Owen Bennett

eIDAS 2.0 - A Risk to the Global Website Security Ecosystem

Owen Bennett
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Upcoming EU legislation could undermine years of progress in cybersecurity, and weaken our first line of defence against cybercrime and malicious network interference.

Security on the web is a defining issue of our time. Consumers worry about their data being stolen and abused. Companies are under attack from cybercriminals and state actors. In Europe alone, 37% of residents do not believe they can protect themselves from cybercrime, and 41% are concerned about the security of online payments.

The Internet was not originally designed with privacy and security in mind. Rectifying this is an ongoing and essential effort. It is essential because security underpins commerce, public services, and learning today. Indeed, the centrality of the Internet to the most trivial and most profound of human activities was laid bare during the pandemic. And while we’ve made some important progress in securing the web in recent years – the proliferation of HTTPS being a notable example – we have more to do.

Authentication and trust

One of the most important mechanisms for securing the web is website authentication. In basic terms, this is the process of ensuring web traffic goes where it is intended and not to cybercriminals. It helps protect individuals from identity theft, financial crime, surveillance, and malware, and as such, is a key pillar of trust online. At a technical level, website authentication depends on website certificates. These are cryptographic documents that attest to control of a domain name, and which a website uses to assert itself to a web user’s browser. Certificates are issued by distinct entities, known as Certificate Authorities (CAs). CAs verify that websites are under legitimate control, and issue certificates to those websites.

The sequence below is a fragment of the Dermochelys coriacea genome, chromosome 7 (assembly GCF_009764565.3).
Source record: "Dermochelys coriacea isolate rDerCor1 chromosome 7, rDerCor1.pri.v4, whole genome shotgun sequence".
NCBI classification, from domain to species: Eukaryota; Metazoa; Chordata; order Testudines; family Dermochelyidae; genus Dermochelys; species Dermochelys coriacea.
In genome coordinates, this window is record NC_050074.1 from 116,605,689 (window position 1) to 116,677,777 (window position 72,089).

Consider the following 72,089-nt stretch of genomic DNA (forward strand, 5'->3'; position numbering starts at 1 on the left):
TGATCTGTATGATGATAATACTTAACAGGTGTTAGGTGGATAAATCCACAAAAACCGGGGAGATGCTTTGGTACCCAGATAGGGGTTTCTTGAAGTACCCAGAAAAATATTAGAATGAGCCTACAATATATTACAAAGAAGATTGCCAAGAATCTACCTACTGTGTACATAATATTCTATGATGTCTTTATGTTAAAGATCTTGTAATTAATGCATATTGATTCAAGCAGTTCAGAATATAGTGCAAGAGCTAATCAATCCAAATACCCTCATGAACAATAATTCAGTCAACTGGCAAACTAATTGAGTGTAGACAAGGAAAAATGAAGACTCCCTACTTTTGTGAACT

If a CA issues a certificate to the wrong website – whether for malign intent or owing to poor operational practices – web users are at risk. It is therefore essential that CAs are trustworthy. To establish this trust, many browser vendors deploy a process for vetting certificate authorities for security proposes (called a ‘root program’). CAs that meet these security standards are eligible for inclusion in the root certificate store, and the certificates they issue to websites will be trusted in the browser. At Mozilla, we consider this process vital to the security of our products, the welfare of our users, and the health of the Internet in general. Independent browser root store programs have historically been an integral first line of defence for when web certificates are misused.

eIDAS 2.0

Unfortunately the website security ecosystem is under threat. Under a draft law under discussion in the EU – the eIDAS 2.0 regulation – browser makers would be forced to accept certificates issued by a CA approved by any of the EU Member States (known as Trust Service Providers or TSPs), regardless of whether they adhere to browser security standards. For example, Hungary, France, Finland and Cyprus could each choose their own CA's. All browsers would be required to accept these CAs and the certificates they issue, even if browsers deem the CAs (or the certificates they issue) to be untrustworthy. This provision amounts to a legalised bypass of vetting processes that are essential for security on the web. And it puts everyone's security at risk.